To finish the basic install of the AP, find an optimum spot for the AP and connect it to the existing network (a router or switch) via an Ethernet cable.

Enable the internal RADIUS server

After configuring the AP to work with the existing network, access the settings for the internal RADIUS server by clicking the AUTH. SERVER link from the Web-based configuration screen. Make sure the Active check box is marked (see Figure 3), which enables the server.

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Figure 3

Next, click the Trusted AP tab and enter the IP addresses of all the APs on the network, each with a unique shared secret. Figure 4 shows an example. Don’t forget to click the Active check box for each AP entry.

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Figure 4

Tip: When creating shared secrets for APs, choose a long mixed-character and mixed-case password, specifically up to 31 alphanumeric characters. Later, these passwords are entered into the APs and are essential to encrypting the network; so keep a copy of them in a safe place. The same goes with the account passwords, which can be up to 14 characters in length; use strong passwords and keep them safe. For more on how to create secure passwords, click here.

Next, select the Trusted Users tab and create a user name and password for each person who will access the network, being sure to selecting Active for each entry. These are the username and password combinations that users will use when connecting to the Wi-Fi network.

Configure and distribute the digital certificate

Our setup is designed to have the wireless clients verify the identity of the RADIUS server before a connection is established. This helps to prevent the possibility of someone setting up a fake or rogue AP to extract the usernames and passwords people use to connect. Digital certificates are used for this verification process. The certificate loaded on the RADIUS server must be from a certificate authority (CA) that’s trusted by the computer, such as VeriSign. When a self-signed certificate is used instead (such as the one the NWA-3160 creates), users typically have to manually install the certificate on the computer in order for the verification process to work. This is because the certificate is not from a CA that the computers automatically trust.

We can load a certificate on the RADIUS server of the AP by either using the built-in utility of the NWA-3160, which creates a self-signed certificate, or by uploading a certificate purchased by a third-party CA. If using the built-in utility, make sure to replace the factory certificate with one that is unique. This certificate (which is based upon the NWA-3160’s MAC address) can be created after logging into the AP for the first time, on the Replace Factory Default Certificate page that appears. If this step was skipped or ignored, another option is to go to the CERTIFICATES section of the AP’s configuration screen and click the Replace button. To upload a third-party certificate, click the Import button in the CERTIFICATES section.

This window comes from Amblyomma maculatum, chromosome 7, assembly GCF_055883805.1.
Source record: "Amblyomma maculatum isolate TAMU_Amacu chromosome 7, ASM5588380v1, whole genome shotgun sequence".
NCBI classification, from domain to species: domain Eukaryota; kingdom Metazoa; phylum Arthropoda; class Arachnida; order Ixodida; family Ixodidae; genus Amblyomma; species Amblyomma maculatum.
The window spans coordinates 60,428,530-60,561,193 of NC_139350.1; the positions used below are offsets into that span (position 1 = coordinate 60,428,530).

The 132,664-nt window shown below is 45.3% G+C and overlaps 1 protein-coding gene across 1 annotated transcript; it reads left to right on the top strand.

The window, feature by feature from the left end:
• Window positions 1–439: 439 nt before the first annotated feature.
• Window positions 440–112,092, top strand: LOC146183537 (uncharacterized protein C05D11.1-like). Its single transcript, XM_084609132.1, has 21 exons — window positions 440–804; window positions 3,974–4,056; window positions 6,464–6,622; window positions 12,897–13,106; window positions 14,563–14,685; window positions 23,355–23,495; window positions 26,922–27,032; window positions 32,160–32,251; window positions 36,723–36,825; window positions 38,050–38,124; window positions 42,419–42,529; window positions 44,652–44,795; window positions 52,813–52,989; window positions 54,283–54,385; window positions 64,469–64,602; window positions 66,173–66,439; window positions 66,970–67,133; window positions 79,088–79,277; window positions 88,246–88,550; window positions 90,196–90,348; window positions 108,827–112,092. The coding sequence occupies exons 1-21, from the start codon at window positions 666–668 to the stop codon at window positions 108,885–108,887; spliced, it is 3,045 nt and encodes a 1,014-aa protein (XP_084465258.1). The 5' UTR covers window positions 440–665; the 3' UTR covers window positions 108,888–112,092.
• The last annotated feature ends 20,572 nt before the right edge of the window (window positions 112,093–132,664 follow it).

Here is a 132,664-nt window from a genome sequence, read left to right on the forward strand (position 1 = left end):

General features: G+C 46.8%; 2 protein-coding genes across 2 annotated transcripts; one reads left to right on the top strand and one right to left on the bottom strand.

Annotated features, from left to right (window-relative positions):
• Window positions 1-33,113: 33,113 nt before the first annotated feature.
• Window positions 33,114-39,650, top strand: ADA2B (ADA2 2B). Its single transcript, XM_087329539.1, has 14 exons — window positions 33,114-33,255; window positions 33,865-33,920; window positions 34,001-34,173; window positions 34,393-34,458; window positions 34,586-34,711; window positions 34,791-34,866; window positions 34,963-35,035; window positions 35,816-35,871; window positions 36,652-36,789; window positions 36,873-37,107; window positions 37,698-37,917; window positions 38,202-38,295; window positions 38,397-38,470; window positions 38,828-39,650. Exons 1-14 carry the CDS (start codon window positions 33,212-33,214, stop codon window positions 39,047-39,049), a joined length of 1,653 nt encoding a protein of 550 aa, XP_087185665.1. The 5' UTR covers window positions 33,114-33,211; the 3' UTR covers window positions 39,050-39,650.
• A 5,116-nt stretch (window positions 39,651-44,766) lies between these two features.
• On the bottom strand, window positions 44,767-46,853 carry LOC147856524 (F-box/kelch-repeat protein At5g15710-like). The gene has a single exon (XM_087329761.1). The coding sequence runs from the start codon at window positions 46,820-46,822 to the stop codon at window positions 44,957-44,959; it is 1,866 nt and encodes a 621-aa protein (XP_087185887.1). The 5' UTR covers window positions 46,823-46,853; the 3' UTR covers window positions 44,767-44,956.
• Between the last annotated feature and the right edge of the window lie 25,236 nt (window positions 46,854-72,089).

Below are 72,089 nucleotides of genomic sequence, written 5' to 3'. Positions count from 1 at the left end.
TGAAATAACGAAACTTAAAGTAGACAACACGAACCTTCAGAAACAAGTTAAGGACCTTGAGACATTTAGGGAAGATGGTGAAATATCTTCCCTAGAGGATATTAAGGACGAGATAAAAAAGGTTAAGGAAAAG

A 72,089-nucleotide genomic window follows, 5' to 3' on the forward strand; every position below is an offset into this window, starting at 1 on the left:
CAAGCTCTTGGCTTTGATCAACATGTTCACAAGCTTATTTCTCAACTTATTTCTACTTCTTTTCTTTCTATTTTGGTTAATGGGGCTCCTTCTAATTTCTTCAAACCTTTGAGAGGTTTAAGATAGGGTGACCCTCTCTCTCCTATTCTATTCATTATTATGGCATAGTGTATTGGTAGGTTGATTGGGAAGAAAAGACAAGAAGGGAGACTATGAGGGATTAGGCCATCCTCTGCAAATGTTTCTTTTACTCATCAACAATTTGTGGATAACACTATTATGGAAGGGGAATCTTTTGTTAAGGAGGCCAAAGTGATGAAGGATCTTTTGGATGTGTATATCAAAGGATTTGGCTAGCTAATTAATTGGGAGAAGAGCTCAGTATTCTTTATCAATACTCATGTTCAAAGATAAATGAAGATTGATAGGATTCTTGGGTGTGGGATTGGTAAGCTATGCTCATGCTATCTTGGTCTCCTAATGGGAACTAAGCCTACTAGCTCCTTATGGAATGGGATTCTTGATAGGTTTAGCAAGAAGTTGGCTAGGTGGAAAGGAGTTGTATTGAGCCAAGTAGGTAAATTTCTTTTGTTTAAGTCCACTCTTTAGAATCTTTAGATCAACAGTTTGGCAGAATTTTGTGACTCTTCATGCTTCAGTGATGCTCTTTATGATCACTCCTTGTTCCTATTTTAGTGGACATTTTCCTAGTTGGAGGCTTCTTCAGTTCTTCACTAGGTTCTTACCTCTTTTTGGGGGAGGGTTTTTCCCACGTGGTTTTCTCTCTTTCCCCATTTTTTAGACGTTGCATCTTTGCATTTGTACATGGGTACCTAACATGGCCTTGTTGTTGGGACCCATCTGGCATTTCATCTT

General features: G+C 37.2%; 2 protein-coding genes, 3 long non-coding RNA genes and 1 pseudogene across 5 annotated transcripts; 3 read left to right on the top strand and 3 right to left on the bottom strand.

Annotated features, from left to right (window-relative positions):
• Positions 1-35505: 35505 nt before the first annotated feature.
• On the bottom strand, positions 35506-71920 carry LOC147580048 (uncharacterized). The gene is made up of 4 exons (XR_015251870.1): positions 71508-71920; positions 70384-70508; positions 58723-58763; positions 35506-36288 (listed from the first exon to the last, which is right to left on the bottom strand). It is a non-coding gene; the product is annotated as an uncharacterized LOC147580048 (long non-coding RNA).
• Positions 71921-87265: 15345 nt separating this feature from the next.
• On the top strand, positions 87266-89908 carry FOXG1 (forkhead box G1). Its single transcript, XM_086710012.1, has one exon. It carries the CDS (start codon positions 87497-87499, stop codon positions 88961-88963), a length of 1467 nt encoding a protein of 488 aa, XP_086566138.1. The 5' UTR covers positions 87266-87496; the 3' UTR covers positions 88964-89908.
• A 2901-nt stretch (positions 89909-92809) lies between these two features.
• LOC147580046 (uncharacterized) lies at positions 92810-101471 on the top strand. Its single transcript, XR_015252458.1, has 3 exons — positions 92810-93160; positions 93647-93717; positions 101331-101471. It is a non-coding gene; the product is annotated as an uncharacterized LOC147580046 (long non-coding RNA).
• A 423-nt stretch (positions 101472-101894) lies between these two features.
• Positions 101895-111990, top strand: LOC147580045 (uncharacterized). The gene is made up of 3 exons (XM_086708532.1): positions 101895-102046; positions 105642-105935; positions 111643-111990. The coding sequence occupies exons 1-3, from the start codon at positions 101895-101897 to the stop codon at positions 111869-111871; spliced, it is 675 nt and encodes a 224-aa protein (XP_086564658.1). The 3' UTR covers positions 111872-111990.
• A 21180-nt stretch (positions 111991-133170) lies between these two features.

If using a self-signed certificate, each Windows computer that will use the WPA-Enterprise network will need to have the same digital certificate installed. If a certificate was purchased from a CA that Windows automatically recognizes, this isn’t necessary however. In addition, installing the certificates (whether self-signed or not) on Mac OS X machines isn’t required.

The first step to get the self-signed certificate on the Windows computers is to export the server certificate to a .crt file. On the CERTIFICATES section of the AP’s configuration screen, click the Details button, scroll down the details page, and click the Export button. On the Save As box, browse to a location to save it, add the .crt extension to the file name, and click Save.

To install the certificate on a Windows computer, right-click the .crt file and choose Install Certificate. On the Certificate Import Wizard that appears, click Next. Then select the Place all certificates in the following store option, click Browse, choose the Trusted Root Certification Authorities store, and click OK. Then click Next to move to the next screen and click Finish from there.

Part 2 of this tutorial discusses the remaining steps (configuring the APs and wireless clients with the WPA/802.1x settings).

Eric Geier is the Founder and President of Sky-Nets, Ltd., a Wi-Fi hotspot network. He is also the author of many networking and computing books, including Home Networking All-in-One Desk Reference For Dummies (Wiley 2008) and 100 Things You Need to Know about Microsoft® Windows Vista (Que 2007).

Originally published on .